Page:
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Michael Schumacher’s Last Win: 2006 Chinese Grand Prix

Updated on October 17, 2019

Build Up to the 2006 Chinese Grand Prix

The Ferraris were going neck-to-neck with the Renault on both the constructors as well as the drivers' championship while coming to the Chinese Grand Prix, the sixteenth race of the season. Renault was confident of going up with a win as the Chinese GP was the only race which Michael Schumacher had yet to tame. Besides, the previous two outings of Michael were anything but great at the Chinese circuit.

The qualifying seemed to predict what the Renault team were already confident of – an easy win. The Renault team of Alonso and Fisichella qualified one and two with Michael at sixth position. However, the race started in a condition so familiar for Michael. In fact, Michael had learned to master those conditions, and there was literally no one to compare with him in those conditions. What are we talking about? It had rained, and the circuit was wet.

Those were conditions waiting for Michael to pull out yet another great win. Or was it?

Source

The Five Lights Go-Off: Chinese GP is a Go

Those were the words of the legendary F1 commentator, Murray, who charged up the counting of the five red lights every GP. His voice was what livened up a GP, to be honest. The race started with Alonso pulling away and the Renault of Fisichella in the second place was holding back the other cars.

Rain-soaked circuits were something Michael Schumacher had seen up close and personal and conquered them each time. Back in 2001 Malaysian Grand Prix, Michael and his partner Barrichello had in fact gone off track and still managed to win the race. In comparison, this was an easier race.

Take a look at the 2001 Malaysian Grand Prix.

See how Michael fought back. Strategy too played a role.

We digressed, so coming back to the Chinese GP, there was a train of cars building up behind Fisichella until Raikkonen blasts past. He then starts catching up with Alonso. In the meantime, Michael makes it behind Fisichella in fourth place. Sadly, for Raikkonen, his car gives up, and he retires.

In no time, the top three catch up and form a chain of two Renaults and a Ferrari. Michael follows behind Fisichella overtaking Alonso. The line-up remains so for some more time until Fisichella coming out of the pits loses grip and gives Michael a glimpse of the inside line. That is all that Michael was waiting for who promptly goes in with two tires on the grass and overtakes Fisichella. Now, Michael was on the top spot.

Take a look at all the overtakes that Michael managed with Fisichella’s overtake being the last one.

To be fair to Alonso, as the track began to dry up a bit, his Renault started to sing a different tune. The Spaniard starts eating up the 50-second lead in no time. However, Michael still reigned, ending the race with a 3-second lead over Alonso.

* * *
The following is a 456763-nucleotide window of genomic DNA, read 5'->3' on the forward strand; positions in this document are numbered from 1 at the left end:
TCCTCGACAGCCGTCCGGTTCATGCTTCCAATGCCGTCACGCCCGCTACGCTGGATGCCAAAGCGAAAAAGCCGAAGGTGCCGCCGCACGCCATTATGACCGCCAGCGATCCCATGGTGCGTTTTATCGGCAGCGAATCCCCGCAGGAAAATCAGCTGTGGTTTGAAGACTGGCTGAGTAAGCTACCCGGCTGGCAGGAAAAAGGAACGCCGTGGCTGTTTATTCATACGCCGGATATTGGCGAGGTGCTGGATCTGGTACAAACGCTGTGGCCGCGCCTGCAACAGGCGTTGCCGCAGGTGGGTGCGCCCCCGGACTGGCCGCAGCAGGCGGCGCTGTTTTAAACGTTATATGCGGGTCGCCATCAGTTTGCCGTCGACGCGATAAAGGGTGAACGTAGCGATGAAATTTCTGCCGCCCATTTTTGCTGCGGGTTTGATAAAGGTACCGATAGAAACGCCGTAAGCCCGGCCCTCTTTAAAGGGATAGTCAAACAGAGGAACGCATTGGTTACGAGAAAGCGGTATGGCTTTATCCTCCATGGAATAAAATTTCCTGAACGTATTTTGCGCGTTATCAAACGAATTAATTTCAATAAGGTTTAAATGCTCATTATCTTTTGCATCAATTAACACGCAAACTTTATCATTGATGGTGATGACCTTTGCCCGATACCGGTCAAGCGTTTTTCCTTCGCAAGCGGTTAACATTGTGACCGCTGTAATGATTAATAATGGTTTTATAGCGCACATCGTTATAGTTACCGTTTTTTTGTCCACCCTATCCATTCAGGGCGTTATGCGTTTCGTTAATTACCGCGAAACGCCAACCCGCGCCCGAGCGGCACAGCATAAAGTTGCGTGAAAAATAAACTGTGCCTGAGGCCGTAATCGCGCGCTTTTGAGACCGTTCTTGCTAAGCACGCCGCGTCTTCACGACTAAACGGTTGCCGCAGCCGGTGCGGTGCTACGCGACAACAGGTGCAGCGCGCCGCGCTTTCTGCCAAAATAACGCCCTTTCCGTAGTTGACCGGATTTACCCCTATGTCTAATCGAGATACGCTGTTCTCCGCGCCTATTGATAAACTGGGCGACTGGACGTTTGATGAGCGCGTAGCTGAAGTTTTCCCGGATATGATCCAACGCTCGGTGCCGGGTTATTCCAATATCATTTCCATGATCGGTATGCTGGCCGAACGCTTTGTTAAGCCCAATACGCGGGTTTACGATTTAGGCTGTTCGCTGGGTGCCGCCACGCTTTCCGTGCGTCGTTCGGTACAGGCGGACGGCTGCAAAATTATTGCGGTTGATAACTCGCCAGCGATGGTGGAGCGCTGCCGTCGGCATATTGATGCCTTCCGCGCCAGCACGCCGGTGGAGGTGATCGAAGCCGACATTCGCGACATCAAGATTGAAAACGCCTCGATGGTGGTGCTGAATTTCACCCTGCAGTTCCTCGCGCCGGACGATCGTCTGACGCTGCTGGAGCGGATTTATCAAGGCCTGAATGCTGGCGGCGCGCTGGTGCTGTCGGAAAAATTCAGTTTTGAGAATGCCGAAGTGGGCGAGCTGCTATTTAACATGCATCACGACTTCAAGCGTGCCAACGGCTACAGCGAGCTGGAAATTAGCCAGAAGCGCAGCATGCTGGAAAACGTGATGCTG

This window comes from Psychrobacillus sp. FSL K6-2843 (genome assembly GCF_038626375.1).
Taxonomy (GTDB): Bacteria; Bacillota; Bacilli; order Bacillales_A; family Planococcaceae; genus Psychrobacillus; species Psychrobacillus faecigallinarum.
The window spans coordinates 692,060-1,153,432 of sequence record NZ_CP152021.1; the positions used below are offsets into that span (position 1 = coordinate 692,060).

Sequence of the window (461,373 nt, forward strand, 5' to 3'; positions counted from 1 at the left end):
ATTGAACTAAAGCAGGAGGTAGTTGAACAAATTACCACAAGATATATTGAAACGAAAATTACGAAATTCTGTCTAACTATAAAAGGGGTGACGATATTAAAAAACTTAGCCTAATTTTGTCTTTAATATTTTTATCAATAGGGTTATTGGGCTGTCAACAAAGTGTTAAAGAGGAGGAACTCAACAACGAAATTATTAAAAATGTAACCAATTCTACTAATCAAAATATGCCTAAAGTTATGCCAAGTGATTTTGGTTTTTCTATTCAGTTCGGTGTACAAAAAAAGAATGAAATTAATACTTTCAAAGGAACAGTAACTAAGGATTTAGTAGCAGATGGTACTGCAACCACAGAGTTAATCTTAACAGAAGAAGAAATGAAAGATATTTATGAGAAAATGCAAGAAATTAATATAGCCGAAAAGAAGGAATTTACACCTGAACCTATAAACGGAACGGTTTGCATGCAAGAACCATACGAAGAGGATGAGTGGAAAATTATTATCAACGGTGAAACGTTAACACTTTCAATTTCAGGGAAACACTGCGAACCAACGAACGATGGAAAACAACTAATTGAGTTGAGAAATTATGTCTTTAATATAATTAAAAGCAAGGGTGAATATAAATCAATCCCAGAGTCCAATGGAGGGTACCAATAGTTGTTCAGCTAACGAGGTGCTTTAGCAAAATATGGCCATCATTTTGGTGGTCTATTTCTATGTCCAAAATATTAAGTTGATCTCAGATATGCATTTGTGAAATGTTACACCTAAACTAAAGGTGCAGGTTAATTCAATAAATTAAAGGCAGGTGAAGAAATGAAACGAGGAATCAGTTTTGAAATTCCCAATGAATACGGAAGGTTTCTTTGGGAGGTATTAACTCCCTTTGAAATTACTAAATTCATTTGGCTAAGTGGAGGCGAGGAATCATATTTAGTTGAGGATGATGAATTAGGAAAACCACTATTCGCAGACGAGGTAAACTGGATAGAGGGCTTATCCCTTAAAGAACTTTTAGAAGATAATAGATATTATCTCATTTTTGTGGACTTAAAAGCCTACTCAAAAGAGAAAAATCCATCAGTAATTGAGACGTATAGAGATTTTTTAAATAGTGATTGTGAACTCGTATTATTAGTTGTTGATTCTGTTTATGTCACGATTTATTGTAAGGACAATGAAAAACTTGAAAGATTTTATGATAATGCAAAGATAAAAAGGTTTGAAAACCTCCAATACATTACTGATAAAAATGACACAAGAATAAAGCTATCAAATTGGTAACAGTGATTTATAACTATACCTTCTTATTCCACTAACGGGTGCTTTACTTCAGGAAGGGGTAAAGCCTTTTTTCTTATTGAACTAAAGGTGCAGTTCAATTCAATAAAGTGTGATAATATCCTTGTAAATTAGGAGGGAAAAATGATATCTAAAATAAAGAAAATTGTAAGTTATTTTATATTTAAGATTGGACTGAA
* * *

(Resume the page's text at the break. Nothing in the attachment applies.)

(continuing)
Here is the highlight of the race:

Did You Know?

Chronologically, after Mika Hakkinen, it was Fernando Alonso who had extremely close title battles with Schumacher.

The win in the race brought Michael head-to-head with Alonso on the points table. However, the rest of the races of the season go Alonso’s way, and he was eventually crowned the F1 champion for 2006.

At the end of the season, Michael retires from F1 but not before giving the world new statistics to contend with. What were those statistics?

Most wins – 91 wins, most pole position, most fastest laps, most wins in a particular circuit, most wins in a season and many more records. Almost all record books found Michael Schumacher’s name on the list, and mostly at the top spot.

That’s basically the story of Michael Schumacher’s 91st win!!

Which Overtake did you most enjoy?

See results

Back to the Garage

Although his last win, Michael left the charts at a new high which even after thirteen years (first retirement) stands unchallenged. Sooner or later records will be broken, and that’s how things work.

But, with or without statistics, it has to be accepted that the world witnessed one of the greatest to grace the F1 sport!

Disclaimer: The videos do not belong to the author but to the respective people who have posted it on YouTube. The author intends to give the readers a glimpse of the episodes on track through the videos. Also, the author does not certify that the people who have posted the videos on YouTube are the copyright owners of the video. The videos most appropriate to the topic being discussed have been posted here.

This content is accurate and true to the best of the author’s knowledge and is not meant to substitute for formal and individualized advice from a qualified professional.

© 2019 S K

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